James Gotlob buried his wife’s parents when they died of COVID-19 and today the Sunbury funeral director will do the same for one of Donna Gotlob’s cousins.

Donna, 70, of Sunbury, says 10 people in her family contracted the disease this year including James, 74, and herself. She carries the burden of having unknowingly spread it among all but two of them.

“I never ever thought by me doing somebody’s hair that I would contract COVID,” said Donna, a professional hairstylist who for a half-century operated a salon from her parents’ Shamokin home.

The Gotlobs volunteered to share their story in an effort to encourage others to follow health-safety standards amidst the novel coronavirus pandemic: wear a mask, maintain social distance, practice good hand hygiene.

Donna said she contracted COVID-19 from an elderly client while styling the woman’s hair inside a Shamokin high-rise in late August. She didn’t know it. Neither of them had symptoms.

The weekend after, Donna’s family had a christening and outdoor reception. It was limited to their family but no one wore masks, she said.

The next day, she fell ill. James soon followed. Donna felt tired and sick all over, her head and sinuses grew particularly painful and she eventually began to lose taste. James grew weak and had stomach troubles.

Donna said a physician’s assistant prescribed antibiotics via a telemedicine visit. She abided and later in the week returned to work at her shop. She got a call from her client’s daughter, the 95-year-old woman from the high-rise, confirming she’d tested positive for COVID-19. Donna said she panicked at first but did tell two clients who were at the shop. She then called her doctor and arranged for testing in Bloomsburg on a Friday in early September.

James worked; he had a funeral service but hadn’t yet learned of his wife’s eventual diagnosis. He said he grew so weak that an assistant had to dismiss the family from the service at a Sunbury church.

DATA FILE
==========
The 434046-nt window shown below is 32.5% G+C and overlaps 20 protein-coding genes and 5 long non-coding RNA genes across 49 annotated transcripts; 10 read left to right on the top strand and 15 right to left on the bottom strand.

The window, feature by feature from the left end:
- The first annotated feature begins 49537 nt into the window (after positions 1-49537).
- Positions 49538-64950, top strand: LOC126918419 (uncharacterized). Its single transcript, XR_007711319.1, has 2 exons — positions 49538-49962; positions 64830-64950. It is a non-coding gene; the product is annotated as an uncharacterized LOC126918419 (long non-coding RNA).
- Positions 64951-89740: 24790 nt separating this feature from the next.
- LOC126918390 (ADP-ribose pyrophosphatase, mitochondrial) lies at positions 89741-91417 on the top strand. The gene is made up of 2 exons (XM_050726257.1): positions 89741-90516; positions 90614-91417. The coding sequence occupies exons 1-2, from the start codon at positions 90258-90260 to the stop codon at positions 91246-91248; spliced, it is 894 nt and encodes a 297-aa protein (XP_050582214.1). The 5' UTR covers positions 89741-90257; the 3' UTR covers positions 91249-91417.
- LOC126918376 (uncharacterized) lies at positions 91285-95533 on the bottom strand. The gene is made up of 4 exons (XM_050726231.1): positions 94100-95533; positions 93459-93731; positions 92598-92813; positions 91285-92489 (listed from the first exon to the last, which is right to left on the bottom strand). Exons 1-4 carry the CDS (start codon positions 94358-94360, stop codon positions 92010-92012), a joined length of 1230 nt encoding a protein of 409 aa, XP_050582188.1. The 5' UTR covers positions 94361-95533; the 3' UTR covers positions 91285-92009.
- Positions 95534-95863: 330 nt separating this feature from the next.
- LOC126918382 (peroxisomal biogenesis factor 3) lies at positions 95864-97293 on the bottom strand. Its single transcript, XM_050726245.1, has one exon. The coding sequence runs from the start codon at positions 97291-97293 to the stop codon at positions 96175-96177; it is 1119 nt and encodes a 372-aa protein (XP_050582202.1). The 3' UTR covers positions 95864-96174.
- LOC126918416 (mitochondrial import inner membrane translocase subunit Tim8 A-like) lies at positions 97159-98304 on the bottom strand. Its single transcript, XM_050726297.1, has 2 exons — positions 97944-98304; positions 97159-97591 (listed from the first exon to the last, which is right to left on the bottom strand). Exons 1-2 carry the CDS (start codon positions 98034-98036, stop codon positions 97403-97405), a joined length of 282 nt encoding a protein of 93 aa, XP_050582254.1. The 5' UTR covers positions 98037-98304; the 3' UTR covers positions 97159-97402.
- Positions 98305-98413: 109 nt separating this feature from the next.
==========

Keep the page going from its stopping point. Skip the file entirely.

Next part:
“I was just dragged out. I had all the symptoms other than fever. I lost 10 pounds,” James said.

The next day, Donna learned she tested positive. Her husband was a presumed positive, too, she said.

The Department of Health called for contact tracing, Donna said. They alerted her customers from her shop and her visits to local high-rises.

“To my knowledge, I didn’t infect anyone else. It was the family members who all got it,” Donna said. “In the meantime, both my daughters were sick. In succession, every day somebody was going for a test.”

Eight relatives including the Gotlobs contracted COVID-19, Donna said. Two additional relatives from out of the area came down with the disease, unrelated to her own, more recently.

The disease took hold of Donna’s parents, Larry and Josephine Novack. They were 93 and 90 years old, respectively, and their ages alone put them at high risk of severe illness. Josephine had advanced Alzheimer’s disease, too, Donna said.

While Larry seemed to have pulled through, Donna said, neither survived. Josephine died Sept. 30 and Larry followed Oct. 12.

James, who operates Olley-Gotlob Funeral Home in Sunbury, handled both of their funerals.

“I did it because they would have expected me to. That’s why I had to do it,” James said. “I don’t want to see 2020 ever again. It’s been a rough year.”

The Gotlobs said they’ve acted cautiously throughout the pandemic. They said they’ve followed recommended health-safety protocols including for their respective businesses. James is a deputy coroner for Northumberland County, too.

“I’ve been precautious from day one. You have to be working around all these people. It’s real. There’s no joking around about this,” James said.

Donna said she continues to see clients at her salon but hasn’t returned to the high-rises. She struggles to spend time at her business knowing her parents for so long were always upstairs.

“For me to open that door to my mom and dad’s house and have it empty and cold, I’m not sure how long I can keep this up,” Donna said.

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